What fuels your world? If you were a colonist or a citizen of the early United States, the answer would be firewood—the material that not just warmed people’s bodies, but allowed them to power the expansion of a new nation.
In many ways, firewood helped create America. But it also threatened to destroy it by sparking an ecological crisis that’s still going on today.
People have been burning wood for warmth for millennia, and in Britain, like the rest of the medieval world, a booming timber industry supplied firewood to people rich and poor. In the 1500s, though, the unthinkable happened—Britain began to run out of firewood.
It was a matter of simple deforestation. Once the forests of the island—a mere 93,000 square miles—were depleted, they didn’t grow back quickly enough to sustain its population’s need for heat, especially as urban populations boomed. In addition, other uses for wood, including the production of paper and increased urban building, pushed the timber industry to its limits.
This wood crisis swept through all of Europe, and even Britain’s dense forests weren’t enough to keep up with wood demand. That shortage hit the poor hard. As economic historian John U. Nef notes, “the price of wood in England rose very much faster than that of any other commodity in general use anywhere.” And no fire meant no food or warmth.
As Britain struggled to figure out how to warm itself, poor English people had two options: wait for an answer, or freeze to death. Many decided to take their chances in the colonies instead.
England’s forests struggled, but in America the scene was completely the opposite. Early settlers marveled at the New World’s seemingly unlimited forests. Then, they cut them down.
It wasn’t just a thirst for fuel. Rather, the abundant trees were seen as obstacles that had to be cleared to make way for farms, cities and roads. They were also perceived as scary by the colonists. The very idea of wilderness—uncontrollable and wild—unnerved settlers. In 1662, Michael Wigglesworth, a Puritan clergyman, characterized the “dark and dismal western woods” as “a waste and howling wilderness” only inhabited by savages and evil forces.
Anxious about the abundant forests, early settlers set to work establishing a thriving logging industry. And they largely ignored early efforts to restrain logging, like a 1681 ordinance by William Penn that required settlers to leave one acre of trees for every five acres cleared.
“To them, the sight of a wheat field or a cabbage garden would convey pleasure far greater than that of the most romantic woodland views,” wrote Isaac Weld, an Irish man who traveled throughout the United States between 1795 and 1797. “They have an unconquerable aversion to trees, and whenever a settlement is made, they cut away all before them without mercy; not one is spared.”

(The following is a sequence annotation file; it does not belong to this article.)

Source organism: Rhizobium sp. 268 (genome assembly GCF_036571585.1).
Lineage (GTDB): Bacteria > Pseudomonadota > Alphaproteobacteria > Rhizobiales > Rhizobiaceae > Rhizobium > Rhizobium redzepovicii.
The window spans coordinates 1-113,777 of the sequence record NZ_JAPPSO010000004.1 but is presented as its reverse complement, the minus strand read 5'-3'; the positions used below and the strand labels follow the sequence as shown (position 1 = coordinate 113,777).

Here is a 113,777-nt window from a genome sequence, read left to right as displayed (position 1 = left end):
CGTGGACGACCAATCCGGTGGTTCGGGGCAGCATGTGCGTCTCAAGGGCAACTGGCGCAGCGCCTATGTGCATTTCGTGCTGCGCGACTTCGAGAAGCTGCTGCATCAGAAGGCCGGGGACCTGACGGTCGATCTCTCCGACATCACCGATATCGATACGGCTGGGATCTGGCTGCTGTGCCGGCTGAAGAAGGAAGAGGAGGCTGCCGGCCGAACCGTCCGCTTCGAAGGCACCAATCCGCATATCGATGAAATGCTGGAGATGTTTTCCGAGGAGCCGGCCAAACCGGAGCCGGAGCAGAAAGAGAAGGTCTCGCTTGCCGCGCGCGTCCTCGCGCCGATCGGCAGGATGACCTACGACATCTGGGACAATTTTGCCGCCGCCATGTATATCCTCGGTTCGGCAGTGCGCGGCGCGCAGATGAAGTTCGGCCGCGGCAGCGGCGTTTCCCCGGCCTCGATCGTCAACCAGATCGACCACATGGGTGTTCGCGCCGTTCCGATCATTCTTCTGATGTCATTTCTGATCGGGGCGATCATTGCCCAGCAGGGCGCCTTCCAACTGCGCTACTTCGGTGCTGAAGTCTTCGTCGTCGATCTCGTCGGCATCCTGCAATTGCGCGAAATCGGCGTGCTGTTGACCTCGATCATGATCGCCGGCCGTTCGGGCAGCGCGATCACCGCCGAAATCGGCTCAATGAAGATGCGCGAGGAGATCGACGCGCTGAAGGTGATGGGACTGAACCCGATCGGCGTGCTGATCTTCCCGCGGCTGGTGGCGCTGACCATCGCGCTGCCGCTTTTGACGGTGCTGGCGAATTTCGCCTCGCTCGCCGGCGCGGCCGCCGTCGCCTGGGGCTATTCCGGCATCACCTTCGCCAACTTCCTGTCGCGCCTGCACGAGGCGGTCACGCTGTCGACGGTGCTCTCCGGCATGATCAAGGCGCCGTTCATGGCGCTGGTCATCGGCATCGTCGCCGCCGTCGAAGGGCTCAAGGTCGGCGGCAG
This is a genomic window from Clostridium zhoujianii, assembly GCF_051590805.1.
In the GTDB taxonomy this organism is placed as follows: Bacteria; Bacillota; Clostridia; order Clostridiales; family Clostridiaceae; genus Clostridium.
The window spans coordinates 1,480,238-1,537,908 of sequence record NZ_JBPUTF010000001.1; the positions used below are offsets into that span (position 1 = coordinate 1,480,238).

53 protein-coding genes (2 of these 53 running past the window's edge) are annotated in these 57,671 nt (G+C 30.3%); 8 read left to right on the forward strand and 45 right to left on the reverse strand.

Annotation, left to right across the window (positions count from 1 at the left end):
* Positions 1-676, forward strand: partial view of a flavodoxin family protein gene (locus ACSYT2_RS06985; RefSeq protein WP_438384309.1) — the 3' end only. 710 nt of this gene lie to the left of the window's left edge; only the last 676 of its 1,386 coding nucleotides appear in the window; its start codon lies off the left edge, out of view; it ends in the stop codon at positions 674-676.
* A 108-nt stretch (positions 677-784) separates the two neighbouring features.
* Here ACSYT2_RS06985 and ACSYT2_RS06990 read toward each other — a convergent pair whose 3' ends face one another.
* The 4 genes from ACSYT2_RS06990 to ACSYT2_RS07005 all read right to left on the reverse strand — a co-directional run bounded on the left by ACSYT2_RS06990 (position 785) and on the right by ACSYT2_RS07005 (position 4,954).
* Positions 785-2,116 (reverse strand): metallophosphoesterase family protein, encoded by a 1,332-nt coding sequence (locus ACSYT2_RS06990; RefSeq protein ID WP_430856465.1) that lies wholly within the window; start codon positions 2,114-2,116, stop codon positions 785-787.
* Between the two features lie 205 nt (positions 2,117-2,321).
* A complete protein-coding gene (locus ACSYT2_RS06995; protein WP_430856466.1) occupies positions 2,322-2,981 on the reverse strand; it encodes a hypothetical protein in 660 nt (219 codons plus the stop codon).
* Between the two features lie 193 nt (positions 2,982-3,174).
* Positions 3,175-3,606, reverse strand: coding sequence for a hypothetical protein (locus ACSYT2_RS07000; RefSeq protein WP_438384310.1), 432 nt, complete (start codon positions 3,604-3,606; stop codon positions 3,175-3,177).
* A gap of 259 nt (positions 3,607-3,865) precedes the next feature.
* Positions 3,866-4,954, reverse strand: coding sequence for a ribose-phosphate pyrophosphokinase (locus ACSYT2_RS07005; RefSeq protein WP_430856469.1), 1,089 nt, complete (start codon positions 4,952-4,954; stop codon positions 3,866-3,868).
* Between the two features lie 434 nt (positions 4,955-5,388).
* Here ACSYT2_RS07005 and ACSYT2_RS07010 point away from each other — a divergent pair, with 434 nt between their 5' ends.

Ironically, that demand for firewood led to shortages in the New World, too. As early as the 1740s, people like Benjamin Franklin complained about the lack of firewood, and the colonies began to import firewood from other areas. But still the thirst continued, and by 1769 colonists needed an area as large as Massachusetts, Connecticut, New Hampshire and Vermont combined to satisfy their need for firewood.
In an incredibly short period of time, colonists and members of the new republic decimated American forests. Between 1650 and 1850, settlers managed to cut down half of the Northeast’s forest cover and remove most non-forest timber. This only increased as the United States industrialized. According to the U.S. Energy Information Administration, wood use for fuel spiked around 1870, providing 90 percent of railroad fuel. At its peak, the per capital consumption of firewood was a whopping 4.5 cords per capita. (One cord of firewood is four feet high by four feet wide by eight feet long.)
Late in the 19th century, though, coal became the fuel of choice. But by then, it was too late for America’s forests. The composition of their trees changed significantly, and a lack of forest cover led to soil erosion. Animals were driven from their habitats, and the soil was stripped of vital nutrients. This led to flooding and trouble suppressing fires.
The crisis continues. Though the United States now has more trees than it did a century ago, the North American Forest Commission estimates that there are only two-thirds as many trees as there were in 1600.
Would the United States have been the same without the settlers who, fueled by a firewood shortage, emigrated for a warmer future? Probably not. Nor would its economy be the same without the boost provided by early firewood. Eventually, the United States began to protect its forests. But for a modern-day American, it’s just as impossible to imagine an America with its original, virgin forests as it is to envision the country without the legacy of the fuel they provided.